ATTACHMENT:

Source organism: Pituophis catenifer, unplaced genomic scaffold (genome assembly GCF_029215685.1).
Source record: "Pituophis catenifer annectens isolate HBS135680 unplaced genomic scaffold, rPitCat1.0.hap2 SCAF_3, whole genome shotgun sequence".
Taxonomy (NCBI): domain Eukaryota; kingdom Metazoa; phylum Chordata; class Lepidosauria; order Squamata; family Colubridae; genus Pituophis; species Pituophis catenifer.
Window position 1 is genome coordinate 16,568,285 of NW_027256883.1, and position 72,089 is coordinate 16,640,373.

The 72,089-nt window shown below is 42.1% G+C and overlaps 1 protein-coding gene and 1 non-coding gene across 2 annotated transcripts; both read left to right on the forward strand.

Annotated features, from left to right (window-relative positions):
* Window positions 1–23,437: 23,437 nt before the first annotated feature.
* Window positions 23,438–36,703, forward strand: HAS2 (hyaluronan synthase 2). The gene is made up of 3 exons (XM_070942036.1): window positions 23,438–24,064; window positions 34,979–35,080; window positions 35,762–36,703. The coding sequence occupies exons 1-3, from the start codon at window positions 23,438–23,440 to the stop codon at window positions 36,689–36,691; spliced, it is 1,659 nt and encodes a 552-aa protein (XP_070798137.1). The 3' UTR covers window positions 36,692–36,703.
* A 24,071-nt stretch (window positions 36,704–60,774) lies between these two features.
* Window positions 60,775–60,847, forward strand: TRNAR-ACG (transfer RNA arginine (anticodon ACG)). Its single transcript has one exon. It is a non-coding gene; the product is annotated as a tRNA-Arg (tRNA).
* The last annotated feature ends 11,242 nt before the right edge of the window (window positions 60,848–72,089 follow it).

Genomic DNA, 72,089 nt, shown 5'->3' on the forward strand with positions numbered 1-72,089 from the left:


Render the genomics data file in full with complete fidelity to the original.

Source organism: Pituophis catenifer, unplaced genomic scaffold (genome assembly GCF_029215685.1).
Source record: "Pituophis catenifer annectens isolate HBS135680 unplaced genomic scaffold, rPitCat1.0.hap2 SCAF_3, whole genome shotgun sequence".
Taxonomy (NCBI): domain Eukaryota; kingdom Metazoa; phylum Chordata; class Lepidosauria; order Squamata; family Colubridae; genus Pituophis; species Pituophis catenifer.
Window position 1 is genome coordinate 16,568,285 of NW_027256883.1, and position 72,089 is coordinate 16,640,373.

The 72,089-nt window shown below is 42.1% G+C and overlaps 1 protein-coding gene and 1 non-coding gene across 2 annotated transcripts; both read left to right on the forward strand.

Annotated features, from left to right (window-relative positions):
* Window positions 1–23,437: 23,437 nt before the first annotated feature.
* Window positions 23,438–36,703, forward strand: HAS2 (hyaluronan synthase 2). The gene is made up of 3 exons (XM_070942036.1): window positions 23,438–24,064; window positions 34,979–35,080; window positions 35,762–36,703. The coding sequence occupies exons 1-3, from the start codon at window positions 23,438–23,440 to the stop codon at window positions 36,689–36,691; spliced, it is 1,659 nt and encodes a 552-aa protein (XP_070798137.1). The 3' UTR covers window positions 36,692–36,703.
* A 24,071-nt stretch (window positions 36,704–60,774) lies between these two features.
* Window positions 60,775–60,847, forward strand: TRNAR-ACG (transfer RNA arginine (anticodon ACG)). Its single transcript has one exon. It is a non-coding gene; the product is annotated as a tRNA-Arg (tRNA).
* The last annotated feature ends 11,242 nt before the right edge of the window (window positions 60,848–72,089 follow it).

Genomic DNA, 72,089 nt, shown 5'->3' on the forward strand with positions numbered 1-72,089 from the left: